Hi Vic. This morning, I got the letter you sent Friday. I had one ready to go to you, and sent it, so there isn’t much new to say, tonight. I’ll start this one now, and mail it later in the week.

   Your winter weather sounds really brutal. It’s not surprising that you’ve had some “birds” fly south, already. I’m sorry about Mary Belle, but I think we can both be confident that she wouldn’t have made it through the end of the year.

   You know by now that I did “make it through” the weekend, but I think it felt almost as brutal as your weather. I don’t know about your Sunday yet, but it sounds like “Cat Ballou” was a fair replacement for me. Just kidding – I know you wouldn’t replace me with a movie – and it sounds like I would like it a lot, and that you wouldn’t mind seeing it again. Still, somehow, it doesn’t seem real. Can you imagine a young man being more interested in you, than in justice? I mean, justice is a great idea, a towering concept. Would a man (like me, for instance) accept a real live woman (like you, for instance) in lieu of a grand and glorious concept? Really!

   Yes, I am being extra careful with my ring. My “necklace” is very heavy string. And thank you for mentioning the Viet Nam news. As you said, and I said, it’s a reality, but…

 

Tuesday evening, Sept. 21

   Nothing really new to report about me or the refuge, so I’ll just give you a recap of local events.

   First, the sage grouse hunt: 951 hunters only managed to shoot 463 birds. That’s pretty poor compared to other recent years, they say. I didn’t get an actual count for Day 2, but it was also pretty bad. Also, Fish and Game said that hunters had to hunt almost double the hours to get a bird than they did in 1964. They’re blaming the cold weather, that caused the grouse to scatter and made them harder to hunt. As expected, none were killed very near us.

   Second, if you were looking forward to the big celebration for the reopening of the sugar plant, you’re out of luck. It’s been postponed indefinitely. I guess everything is ready to go, but the bad weather slowed beet harvest, and the executives at the sugar plant decided that it wasn’t a good idea to let a celebration get in the way of actual work. Apparently, the plans for the gala would have pretty much shut down the processing for about four days. They couldn’t afford that.

   Third, mark your calendar for next February 10 and 11, when the Second Annual Idaho Potato Conference will be held in Pocatello.

   Finally, more Viet Nam news. Nothing really to do with us, but just another sign that we’re not getting out of that war any time soon. The Defense Department has called for a much increased draft of doctors, dentists and veterinarians starting in January. Not enough have volunteered to meet the military need. In 1964, 1000 were drafted, and in 1965 only 850. In January 1966, the plan is to draft 1500 physicians, 350 dentists, and 100 veterinarians. As the Burley newspaper reported, “The military services have expanded from less than 2.7 million to more than 3 million men as a result of the Viet Nam war.” I hate this!!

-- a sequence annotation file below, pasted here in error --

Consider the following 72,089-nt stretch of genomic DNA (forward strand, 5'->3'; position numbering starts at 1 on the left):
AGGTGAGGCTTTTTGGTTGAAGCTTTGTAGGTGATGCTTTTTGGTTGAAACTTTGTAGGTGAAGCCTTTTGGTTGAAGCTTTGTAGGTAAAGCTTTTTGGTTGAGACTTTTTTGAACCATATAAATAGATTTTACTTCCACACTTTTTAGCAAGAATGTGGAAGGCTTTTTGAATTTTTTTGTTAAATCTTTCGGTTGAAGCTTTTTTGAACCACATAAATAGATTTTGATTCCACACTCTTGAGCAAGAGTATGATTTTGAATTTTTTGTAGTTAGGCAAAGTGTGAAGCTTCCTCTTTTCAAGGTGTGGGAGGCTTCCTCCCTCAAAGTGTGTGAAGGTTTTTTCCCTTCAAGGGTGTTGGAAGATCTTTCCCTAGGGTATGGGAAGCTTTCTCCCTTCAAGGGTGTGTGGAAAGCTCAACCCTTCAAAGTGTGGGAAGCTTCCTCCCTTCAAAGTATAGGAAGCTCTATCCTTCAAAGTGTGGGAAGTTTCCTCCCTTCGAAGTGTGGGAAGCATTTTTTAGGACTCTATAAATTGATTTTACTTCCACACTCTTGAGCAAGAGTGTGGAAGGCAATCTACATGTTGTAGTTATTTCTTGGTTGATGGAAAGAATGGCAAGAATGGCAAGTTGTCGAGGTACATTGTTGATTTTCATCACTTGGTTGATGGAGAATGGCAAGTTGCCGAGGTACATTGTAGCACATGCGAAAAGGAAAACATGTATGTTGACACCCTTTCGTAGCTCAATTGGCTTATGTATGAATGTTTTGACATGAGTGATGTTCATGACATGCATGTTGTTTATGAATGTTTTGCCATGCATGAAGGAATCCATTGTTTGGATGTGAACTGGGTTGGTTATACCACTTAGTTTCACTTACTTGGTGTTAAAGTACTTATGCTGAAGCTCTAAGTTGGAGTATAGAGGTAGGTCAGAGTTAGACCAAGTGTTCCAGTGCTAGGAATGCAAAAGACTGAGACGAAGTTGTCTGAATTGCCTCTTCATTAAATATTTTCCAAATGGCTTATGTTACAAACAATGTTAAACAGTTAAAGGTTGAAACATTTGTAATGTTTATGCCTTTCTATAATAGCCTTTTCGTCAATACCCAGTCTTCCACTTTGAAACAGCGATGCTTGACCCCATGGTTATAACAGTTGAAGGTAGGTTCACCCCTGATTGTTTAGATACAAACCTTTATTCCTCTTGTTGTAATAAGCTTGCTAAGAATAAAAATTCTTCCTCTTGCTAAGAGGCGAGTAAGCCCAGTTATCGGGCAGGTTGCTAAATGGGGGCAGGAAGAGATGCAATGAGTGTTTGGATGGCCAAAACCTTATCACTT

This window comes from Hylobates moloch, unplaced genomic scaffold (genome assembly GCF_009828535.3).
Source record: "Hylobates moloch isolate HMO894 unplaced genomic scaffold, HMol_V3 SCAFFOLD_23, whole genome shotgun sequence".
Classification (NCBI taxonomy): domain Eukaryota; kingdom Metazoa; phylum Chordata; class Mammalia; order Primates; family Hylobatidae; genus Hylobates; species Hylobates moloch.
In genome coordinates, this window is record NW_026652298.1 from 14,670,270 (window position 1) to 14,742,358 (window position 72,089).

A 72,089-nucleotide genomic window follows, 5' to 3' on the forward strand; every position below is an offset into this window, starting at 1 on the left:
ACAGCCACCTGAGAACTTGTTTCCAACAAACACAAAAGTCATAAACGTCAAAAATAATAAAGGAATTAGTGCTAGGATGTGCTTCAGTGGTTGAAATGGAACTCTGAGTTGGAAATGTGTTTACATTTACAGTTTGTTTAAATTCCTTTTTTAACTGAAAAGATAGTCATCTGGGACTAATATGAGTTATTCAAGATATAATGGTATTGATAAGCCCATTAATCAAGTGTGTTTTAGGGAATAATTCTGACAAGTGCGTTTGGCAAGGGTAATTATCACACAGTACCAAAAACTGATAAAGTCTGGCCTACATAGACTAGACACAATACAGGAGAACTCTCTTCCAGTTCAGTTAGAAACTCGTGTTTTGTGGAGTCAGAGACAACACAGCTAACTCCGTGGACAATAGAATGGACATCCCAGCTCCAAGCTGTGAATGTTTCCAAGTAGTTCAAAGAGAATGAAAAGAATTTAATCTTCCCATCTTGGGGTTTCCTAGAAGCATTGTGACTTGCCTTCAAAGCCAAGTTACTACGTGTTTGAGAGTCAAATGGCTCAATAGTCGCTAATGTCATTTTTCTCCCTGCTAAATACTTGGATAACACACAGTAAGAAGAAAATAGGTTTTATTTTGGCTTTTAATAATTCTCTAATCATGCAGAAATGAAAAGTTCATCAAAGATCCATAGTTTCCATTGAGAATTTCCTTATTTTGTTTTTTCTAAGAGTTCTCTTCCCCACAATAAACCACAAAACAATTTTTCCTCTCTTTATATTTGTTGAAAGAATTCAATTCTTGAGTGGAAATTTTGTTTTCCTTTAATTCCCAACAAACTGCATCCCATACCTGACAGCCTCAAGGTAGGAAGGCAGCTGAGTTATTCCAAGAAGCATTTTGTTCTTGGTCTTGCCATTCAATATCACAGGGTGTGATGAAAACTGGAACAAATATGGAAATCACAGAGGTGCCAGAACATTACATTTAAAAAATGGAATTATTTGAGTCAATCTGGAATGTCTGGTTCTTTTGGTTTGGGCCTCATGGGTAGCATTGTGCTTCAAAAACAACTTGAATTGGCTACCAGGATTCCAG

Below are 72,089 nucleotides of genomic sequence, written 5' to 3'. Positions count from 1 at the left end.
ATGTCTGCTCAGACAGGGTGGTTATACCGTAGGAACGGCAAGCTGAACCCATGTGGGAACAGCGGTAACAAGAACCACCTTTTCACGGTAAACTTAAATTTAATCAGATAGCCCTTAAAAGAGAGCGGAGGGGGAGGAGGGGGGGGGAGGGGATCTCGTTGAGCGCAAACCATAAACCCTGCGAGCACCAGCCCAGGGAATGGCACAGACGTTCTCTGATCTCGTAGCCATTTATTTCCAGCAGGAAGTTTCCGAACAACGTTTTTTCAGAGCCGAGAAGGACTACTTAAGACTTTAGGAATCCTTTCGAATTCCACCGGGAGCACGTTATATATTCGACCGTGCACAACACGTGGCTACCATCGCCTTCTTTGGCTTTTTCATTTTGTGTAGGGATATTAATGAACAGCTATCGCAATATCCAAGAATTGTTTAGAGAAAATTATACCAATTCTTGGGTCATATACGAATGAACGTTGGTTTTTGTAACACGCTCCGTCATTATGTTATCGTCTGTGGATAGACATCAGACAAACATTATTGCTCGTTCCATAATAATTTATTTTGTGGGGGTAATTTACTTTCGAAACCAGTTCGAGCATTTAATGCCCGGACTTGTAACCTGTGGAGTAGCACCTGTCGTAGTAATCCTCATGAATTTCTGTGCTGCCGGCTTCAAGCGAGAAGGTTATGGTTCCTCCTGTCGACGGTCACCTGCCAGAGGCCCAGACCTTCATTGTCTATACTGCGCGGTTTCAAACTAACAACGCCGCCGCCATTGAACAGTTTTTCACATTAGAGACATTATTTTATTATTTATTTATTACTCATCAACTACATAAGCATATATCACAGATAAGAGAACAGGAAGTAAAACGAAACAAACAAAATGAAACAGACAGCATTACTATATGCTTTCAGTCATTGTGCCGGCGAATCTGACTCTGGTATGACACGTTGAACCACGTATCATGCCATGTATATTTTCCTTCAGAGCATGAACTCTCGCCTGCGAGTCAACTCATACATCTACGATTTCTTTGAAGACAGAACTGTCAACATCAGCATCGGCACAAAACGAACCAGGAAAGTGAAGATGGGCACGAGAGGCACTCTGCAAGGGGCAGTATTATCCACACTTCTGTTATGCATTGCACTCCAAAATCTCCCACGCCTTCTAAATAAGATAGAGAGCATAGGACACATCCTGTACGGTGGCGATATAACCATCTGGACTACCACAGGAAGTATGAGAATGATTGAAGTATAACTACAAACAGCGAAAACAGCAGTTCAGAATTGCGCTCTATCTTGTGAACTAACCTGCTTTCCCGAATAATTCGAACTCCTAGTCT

Wednesday evening, Sept. 22

   I’m a little ashamed and embarrassed to confess that I haven’t sent anything to you this week. I pretty well ran out of significant things to say on Monday; at least, I ran out of ways to make them sound interesting. All there is to tell you is that I band ducks morning and evening, drive around the refuge, work in the office, and play checkers with your dad.

   Actually,  that’s far from all, so I’m going to say what’s really on my mind. In your letter, you said you weren’t going to be maudlin, and you were just going to stick to the facts. That really said a lot about how you are feeling without you actually saying it. Well, the time has come when I need to put my feelings right out front, maudlin and all. Vic, I ache for you. My body aches for you. My mind aches for you. I knew this separation was going to be difficult for us, but I never realized how difficult. It hasn’t even been two weeks, and I just feel adrift.

   I look forward to making some serious physical love with you when we’re together again, but that’s not what I’m talking about now. I’m talking about how much I miss seeing you – how much I miss hearing your voice –  how much I miss having conversations with you. Yes, I miss seeing your beautiful face – your lovely body – the way you move. Your voice captivates me – the way it changes when you’re being serious, and then again when there is mischief brewing. I just can’t talk with anybody else the way we talk – never have been able to – and it’s a wonder to me, and a blessing. In short, I am deeply in love with both the idea of you, and the reality of you. I love you, Victoria Anderson!

   After writing this, I feel both happy and sad. I suspect you will feel the same when you read it. One thing I have realized is that three weeks is much too long to be apart. I think we should try to figure out ways to be together more often. I don’t know how, but I’m working on it.

   I’m going to mail this in the morning, so you don’t have too long a gap between letters.

  Love (as if you doubted it),

  Greg

***

-Vic-

Wednesday evening, Sept. 22

Hi Love. Well, we both made it through our first weekend apart. I would like not to do it again, but I guess that isn’t our choice, is it?  This is hard!

   I’m glad you had your “dicky birds,” and glad you had a chance to visit with your future in-laws. I have added the words “expurgated” and “unexpurgated” to my vocabulary. You never know when they might come in handy.